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The anisotropy of local turbulence in the Earth’s core


The anisotropy of local turbulence in the Earth’s core is examined. It is recognized that small-scale motions in the core are strongly influenced by the Earth’s rotation and its magnetic field. A small region of the core is simulated (the computational box), across which the prevailing large-scale (toroidal) magnetic field is supposed to be uniform and in which the temperature or compositional gradient providing the buoyancy that powers the turbulence is parallel to the (uniform) gravitational field. The simulations are used to estimate the turbulent fluxes of mean fields and their dependence on the latitude at which the computational box is situated. It is found that the effect of local turbulence on the diffusion of large-scale fields is significant, and that turbulent transport is anisotropic. It is believed that the results of the present study will prove useful in determining geophysically realistic diffusivities for use in future global geodynamo simulations.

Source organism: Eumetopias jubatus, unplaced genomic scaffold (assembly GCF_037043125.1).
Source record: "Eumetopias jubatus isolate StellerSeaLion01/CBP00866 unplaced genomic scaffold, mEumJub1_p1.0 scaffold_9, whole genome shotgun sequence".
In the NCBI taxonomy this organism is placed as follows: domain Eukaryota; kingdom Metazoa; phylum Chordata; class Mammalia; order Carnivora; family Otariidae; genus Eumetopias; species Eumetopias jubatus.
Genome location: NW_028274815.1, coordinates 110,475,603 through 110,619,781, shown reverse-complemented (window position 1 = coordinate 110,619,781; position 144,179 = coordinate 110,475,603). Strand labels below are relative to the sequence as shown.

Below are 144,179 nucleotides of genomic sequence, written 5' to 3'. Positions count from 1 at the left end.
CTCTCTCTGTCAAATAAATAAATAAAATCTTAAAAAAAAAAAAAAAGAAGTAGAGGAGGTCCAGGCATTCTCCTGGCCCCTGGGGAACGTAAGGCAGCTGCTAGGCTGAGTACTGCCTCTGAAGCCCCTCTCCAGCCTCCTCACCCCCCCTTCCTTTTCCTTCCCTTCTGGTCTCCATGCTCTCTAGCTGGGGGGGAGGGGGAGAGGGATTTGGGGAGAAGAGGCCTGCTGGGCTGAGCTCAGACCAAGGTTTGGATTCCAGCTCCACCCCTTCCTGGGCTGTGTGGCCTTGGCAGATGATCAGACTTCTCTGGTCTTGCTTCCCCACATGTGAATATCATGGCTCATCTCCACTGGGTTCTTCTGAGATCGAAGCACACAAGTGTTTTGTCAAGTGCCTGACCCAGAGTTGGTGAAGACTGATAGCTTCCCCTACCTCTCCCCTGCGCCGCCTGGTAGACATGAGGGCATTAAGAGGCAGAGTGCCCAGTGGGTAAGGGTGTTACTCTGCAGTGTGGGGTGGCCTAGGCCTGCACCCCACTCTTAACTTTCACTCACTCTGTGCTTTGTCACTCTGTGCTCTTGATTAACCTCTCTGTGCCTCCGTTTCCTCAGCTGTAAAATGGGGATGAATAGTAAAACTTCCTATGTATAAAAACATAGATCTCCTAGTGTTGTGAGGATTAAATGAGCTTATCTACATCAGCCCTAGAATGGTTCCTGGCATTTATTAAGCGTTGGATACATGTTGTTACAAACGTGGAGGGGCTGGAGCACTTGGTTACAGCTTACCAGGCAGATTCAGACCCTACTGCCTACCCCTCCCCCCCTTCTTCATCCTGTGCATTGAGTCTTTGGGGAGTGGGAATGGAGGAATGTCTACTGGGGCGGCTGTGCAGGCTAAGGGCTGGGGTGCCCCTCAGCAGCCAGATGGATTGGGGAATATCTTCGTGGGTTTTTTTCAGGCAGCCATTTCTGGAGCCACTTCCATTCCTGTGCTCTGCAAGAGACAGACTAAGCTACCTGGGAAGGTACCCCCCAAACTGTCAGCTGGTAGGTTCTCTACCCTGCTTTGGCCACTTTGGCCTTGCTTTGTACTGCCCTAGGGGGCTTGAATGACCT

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Correspondence to Masaki Matsushima.

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Matsushima, M., Nakajima, T. & Roberts, P.H. The anisotropy of local turbulence in the Earth’s core. Earth Planet Sp 51, 277–286 (1999).

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  • Rayleigh Number
  • Direct Numerical Simulation
  • Marginal State
  • Maximum Growth Rate
  • Convective Cell